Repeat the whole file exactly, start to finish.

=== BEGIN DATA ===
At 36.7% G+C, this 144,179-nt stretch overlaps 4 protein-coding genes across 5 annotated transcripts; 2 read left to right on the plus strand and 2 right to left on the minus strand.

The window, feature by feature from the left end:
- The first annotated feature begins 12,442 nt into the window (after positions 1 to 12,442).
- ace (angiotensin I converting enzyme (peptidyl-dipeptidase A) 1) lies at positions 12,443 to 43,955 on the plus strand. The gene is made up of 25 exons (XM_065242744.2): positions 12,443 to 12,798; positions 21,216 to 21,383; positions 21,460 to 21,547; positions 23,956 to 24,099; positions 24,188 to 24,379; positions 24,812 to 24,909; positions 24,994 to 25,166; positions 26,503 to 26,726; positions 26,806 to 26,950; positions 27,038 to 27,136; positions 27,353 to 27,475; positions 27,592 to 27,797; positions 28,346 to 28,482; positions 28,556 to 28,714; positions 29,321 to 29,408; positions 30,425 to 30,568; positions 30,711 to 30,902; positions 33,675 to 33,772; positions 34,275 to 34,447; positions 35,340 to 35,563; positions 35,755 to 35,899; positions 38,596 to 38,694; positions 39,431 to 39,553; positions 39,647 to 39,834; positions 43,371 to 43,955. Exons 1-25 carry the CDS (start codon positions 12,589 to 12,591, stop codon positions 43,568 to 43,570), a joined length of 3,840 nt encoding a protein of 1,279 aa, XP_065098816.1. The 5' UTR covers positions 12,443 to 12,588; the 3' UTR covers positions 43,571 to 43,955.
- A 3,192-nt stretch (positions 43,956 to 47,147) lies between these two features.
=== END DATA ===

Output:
At 36.7% G+C, this 144,179-nt stretch overlaps 4 protein-coding genes across 5 annotated transcripts; 2 read left to right on the plus strand and 2 right to left on the minus strand.

The window, feature by feature from the left end:
- The first annotated feature begins 12,442 nt into the window (after positions 1 to 12,442).
- ace (angiotensin I converting enzyme (peptidyl-dipeptidase A) 1) lies at positions 12,443 to 43,955 on the plus strand. The gene is made up of 25 exons (XM_065242744.2): positions 12,443 to 12,798; positions 21,216 to 21,383; positions 21,460 to 21,547; positions 23,956 to 24,099; positions 24,188 to 24,379; positions 24,812 to 24,909; positions 24,994 to 25,166; positions 26,503 to 26,726; positions 26,806 to 26,950; positions 27,038 to 27,136; positions 27,353 to 27,475; positions 27,592 to 27,797; positions 28,346 to 28,482; positions 28,556 to 28,714; positions 29,321 to 29,408; positions 30,425 to 30,568; positions 30,711 to 30,902; positions 33,675 to 33,772; positions 34,275 to 34,447; positions 35,340 to 35,563; positions 35,755 to 35,899; positions 38,596 to 38,694; positions 39,431 to 39,553; positions 39,647 to 39,834; positions 43,371 to 43,955. Exons 1-25 carry the CDS (start codon positions 12,589 to 12,591, stop codon positions 43,568 to 43,570), a joined length of 3,840 nt encoding a protein of 1,279 aa, XP_065098816.1. The 5' UTR covers positions 12,443 to 12,588; the 3' UTR covers positions 43,571 to 43,955.
- A 3,192-nt stretch (positions 43,956 to 47,147) lies between these two features.